Crumbling American infrastructure is starting to pop up even in developed areas. This is not an issue of ye olde dam in a backwoods region bursting to drown five yokels. There are bridges, dams, and roads in the Acela corridor of America falling apart or standing brittle, just waiting for a test from Mother Nature. Train derailments are both killing passengers on trains and creating ecological problems due to oil spills. This has been on the public’s mind since the bridge collapse in Minnesota in 2007, and the New York Times is finally on it. In what looks to be a preview for the future of America, the cover up of our decline will come from the top-down and be a partially engaged issue.
The article starts with a human interest bit to strike you emotionally, in order to let you, the reader, know that you, too, can be a victim of this problem. The lawyer of the person, who was not harmed but still received a settlement from the government for the accident, describes how this needs to be dealt with now. The Times then hits the reader with the harsh truth:
From coast to coast, the country’s once-envied collection of bridges, dams, pipelines, sewage treatment plants and levees is crumbling. Studies have shown that a lack of investment in public infrastructure costs billions of dollars a year in lost productivity, as people sit in traffic or wait for delayed shipments.
The Times’ truth is real and a problem that will accelerate as these projects age. The great tap dance for the rest of the article is an explanation of why this was allowed to happen and why governments are unable to fund these needed investments.
It is not just roads. Old pipelines are at risk and new pipelines are not being built. Drinking water may not be potable 100% of the time. Dams and levees may break due to storms they were intending to protect against. Bridges might collapse, and in fact hundreds if not thousands of bridges need attention, repair, and possible replacement. The reason for not addressing this dire problem? States are strapped for dollars. Budgets are under pressure. Tax revenue just has not increased with the growth of America. This is the infrastructure of the seat of the empire, not some Third World nation.
Why are state revenues not enough, if this is year six of the economic recovery? If unemployment is at generational lows, why are income taxes not rising to match this job growth? Obama’s recovery is laid bare by this omission. The federal gas tax is described as not growing fast enough since Americans drive more fuel efficient cars compared to 1993. But that issue was not a problem for fifteen years, as Americans continued to drive more and more miles to make up for that efficiency (note the five-year lull in mileage during the Obama era). How could Americans be driving more fuel efficient cars if the Times is always criticizing American truck and SUV culture? The holes in the Times story are frequent and large. There is no recovery, and the states are struggling due to stalled revenues and expanded social service expenditures.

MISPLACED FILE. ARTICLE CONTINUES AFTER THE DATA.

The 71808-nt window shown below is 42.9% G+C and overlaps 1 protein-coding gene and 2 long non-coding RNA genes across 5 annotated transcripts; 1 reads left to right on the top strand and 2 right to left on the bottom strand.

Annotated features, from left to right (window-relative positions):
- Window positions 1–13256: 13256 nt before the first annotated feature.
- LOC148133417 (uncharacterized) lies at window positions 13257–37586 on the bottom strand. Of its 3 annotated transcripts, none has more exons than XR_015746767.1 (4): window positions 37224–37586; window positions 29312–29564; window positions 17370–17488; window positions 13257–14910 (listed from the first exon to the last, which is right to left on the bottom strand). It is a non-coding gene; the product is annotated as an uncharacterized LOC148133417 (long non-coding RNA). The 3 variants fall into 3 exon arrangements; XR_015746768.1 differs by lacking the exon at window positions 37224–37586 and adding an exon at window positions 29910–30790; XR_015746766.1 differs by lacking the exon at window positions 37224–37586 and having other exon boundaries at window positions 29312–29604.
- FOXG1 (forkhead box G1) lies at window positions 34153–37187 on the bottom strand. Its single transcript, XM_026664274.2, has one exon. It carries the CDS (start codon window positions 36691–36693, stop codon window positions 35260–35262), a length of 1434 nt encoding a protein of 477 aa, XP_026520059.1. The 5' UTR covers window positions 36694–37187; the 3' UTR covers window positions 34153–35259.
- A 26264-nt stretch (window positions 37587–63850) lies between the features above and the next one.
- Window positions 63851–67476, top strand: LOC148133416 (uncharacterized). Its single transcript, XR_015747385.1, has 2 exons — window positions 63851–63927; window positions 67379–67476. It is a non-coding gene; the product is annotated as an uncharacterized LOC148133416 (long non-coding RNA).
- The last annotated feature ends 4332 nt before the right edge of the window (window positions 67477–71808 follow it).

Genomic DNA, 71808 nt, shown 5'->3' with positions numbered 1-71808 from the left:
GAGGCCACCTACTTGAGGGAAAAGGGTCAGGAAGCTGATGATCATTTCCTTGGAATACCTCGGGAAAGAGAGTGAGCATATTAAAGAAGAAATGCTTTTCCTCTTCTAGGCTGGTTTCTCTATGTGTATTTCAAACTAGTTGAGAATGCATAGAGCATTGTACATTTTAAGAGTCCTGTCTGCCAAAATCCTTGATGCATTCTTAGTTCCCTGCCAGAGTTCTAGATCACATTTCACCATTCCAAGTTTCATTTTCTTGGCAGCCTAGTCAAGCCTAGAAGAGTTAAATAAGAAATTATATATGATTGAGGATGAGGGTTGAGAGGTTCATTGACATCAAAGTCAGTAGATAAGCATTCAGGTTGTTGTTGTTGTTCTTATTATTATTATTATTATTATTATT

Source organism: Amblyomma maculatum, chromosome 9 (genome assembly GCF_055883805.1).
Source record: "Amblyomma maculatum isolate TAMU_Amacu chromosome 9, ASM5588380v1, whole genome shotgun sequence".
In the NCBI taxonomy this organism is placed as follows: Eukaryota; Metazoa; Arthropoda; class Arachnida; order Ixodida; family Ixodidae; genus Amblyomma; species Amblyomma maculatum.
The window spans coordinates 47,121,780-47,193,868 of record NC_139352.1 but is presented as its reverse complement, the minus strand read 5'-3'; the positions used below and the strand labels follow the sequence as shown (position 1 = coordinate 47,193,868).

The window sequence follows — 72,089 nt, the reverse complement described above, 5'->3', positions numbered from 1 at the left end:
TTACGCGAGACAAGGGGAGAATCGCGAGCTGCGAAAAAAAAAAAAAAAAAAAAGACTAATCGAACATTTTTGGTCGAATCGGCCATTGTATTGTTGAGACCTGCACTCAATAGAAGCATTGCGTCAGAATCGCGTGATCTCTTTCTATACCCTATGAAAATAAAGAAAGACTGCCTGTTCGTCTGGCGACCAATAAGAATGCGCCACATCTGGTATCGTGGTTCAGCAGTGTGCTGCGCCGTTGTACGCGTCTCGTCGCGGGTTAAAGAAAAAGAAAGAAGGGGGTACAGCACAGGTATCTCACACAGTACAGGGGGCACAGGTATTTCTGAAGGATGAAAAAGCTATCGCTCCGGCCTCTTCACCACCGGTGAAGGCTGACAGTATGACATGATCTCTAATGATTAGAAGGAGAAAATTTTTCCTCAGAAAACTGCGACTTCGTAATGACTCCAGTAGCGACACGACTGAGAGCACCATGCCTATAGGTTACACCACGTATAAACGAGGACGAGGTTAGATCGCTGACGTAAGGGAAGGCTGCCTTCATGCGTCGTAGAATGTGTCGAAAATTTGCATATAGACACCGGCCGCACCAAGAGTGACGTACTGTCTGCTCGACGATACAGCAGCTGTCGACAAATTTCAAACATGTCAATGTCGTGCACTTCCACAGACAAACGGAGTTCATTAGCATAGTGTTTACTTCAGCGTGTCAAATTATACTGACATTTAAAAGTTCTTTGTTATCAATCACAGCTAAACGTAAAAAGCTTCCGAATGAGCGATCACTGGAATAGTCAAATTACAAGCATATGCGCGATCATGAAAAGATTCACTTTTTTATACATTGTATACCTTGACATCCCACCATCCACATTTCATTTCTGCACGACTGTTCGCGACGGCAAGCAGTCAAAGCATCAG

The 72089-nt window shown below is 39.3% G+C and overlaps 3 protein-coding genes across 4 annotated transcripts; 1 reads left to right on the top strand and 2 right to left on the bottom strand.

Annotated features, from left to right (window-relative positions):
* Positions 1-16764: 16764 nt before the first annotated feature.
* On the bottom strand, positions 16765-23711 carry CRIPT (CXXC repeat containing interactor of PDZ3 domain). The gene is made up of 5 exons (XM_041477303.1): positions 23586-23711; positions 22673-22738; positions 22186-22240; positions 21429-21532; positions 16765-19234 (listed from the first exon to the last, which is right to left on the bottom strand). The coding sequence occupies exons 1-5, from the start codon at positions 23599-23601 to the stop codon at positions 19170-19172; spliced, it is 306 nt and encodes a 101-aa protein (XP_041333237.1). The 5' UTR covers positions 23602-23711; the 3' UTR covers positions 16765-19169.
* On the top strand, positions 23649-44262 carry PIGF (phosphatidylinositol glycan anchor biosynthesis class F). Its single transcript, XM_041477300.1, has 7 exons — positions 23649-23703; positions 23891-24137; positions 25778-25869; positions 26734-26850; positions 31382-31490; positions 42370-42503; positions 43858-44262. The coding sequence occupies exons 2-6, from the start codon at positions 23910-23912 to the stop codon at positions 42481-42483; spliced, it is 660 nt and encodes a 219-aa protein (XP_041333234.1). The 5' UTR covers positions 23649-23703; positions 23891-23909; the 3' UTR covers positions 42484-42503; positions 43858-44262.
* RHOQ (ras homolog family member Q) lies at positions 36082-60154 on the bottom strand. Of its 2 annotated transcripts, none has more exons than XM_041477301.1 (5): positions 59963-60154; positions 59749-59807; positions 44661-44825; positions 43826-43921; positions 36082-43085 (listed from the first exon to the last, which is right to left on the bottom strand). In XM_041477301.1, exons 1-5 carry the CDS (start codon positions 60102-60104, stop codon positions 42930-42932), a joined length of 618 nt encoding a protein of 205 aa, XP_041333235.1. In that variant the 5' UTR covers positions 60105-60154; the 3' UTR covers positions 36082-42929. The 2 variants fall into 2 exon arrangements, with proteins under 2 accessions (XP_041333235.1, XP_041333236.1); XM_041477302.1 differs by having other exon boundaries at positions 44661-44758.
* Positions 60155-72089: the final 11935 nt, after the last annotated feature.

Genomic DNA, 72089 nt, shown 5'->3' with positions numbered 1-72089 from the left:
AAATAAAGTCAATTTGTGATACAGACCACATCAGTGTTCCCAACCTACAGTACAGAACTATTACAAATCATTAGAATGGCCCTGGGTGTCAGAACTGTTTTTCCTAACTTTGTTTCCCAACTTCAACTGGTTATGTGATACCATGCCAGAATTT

The Feds are on this, and money is being allocated. It is not enough, though, per the Times and their expert opinion. This is the same progressive Gospel that has encouraged open borders for decades, straining old infrastructure even further by adding millions of additional users to roads, bridges, and water/sewer systems. American cities faced a similar problem in the 1920s and 1930s, due to the prior immigration wave that crammed millions of immigrants into America’s eastern seaboard. There is no pause to consider the water problems that California faces that is not just due to drought, but due to environmental regulations and stuffing the state with millions of Mexicans for the Left’s gain.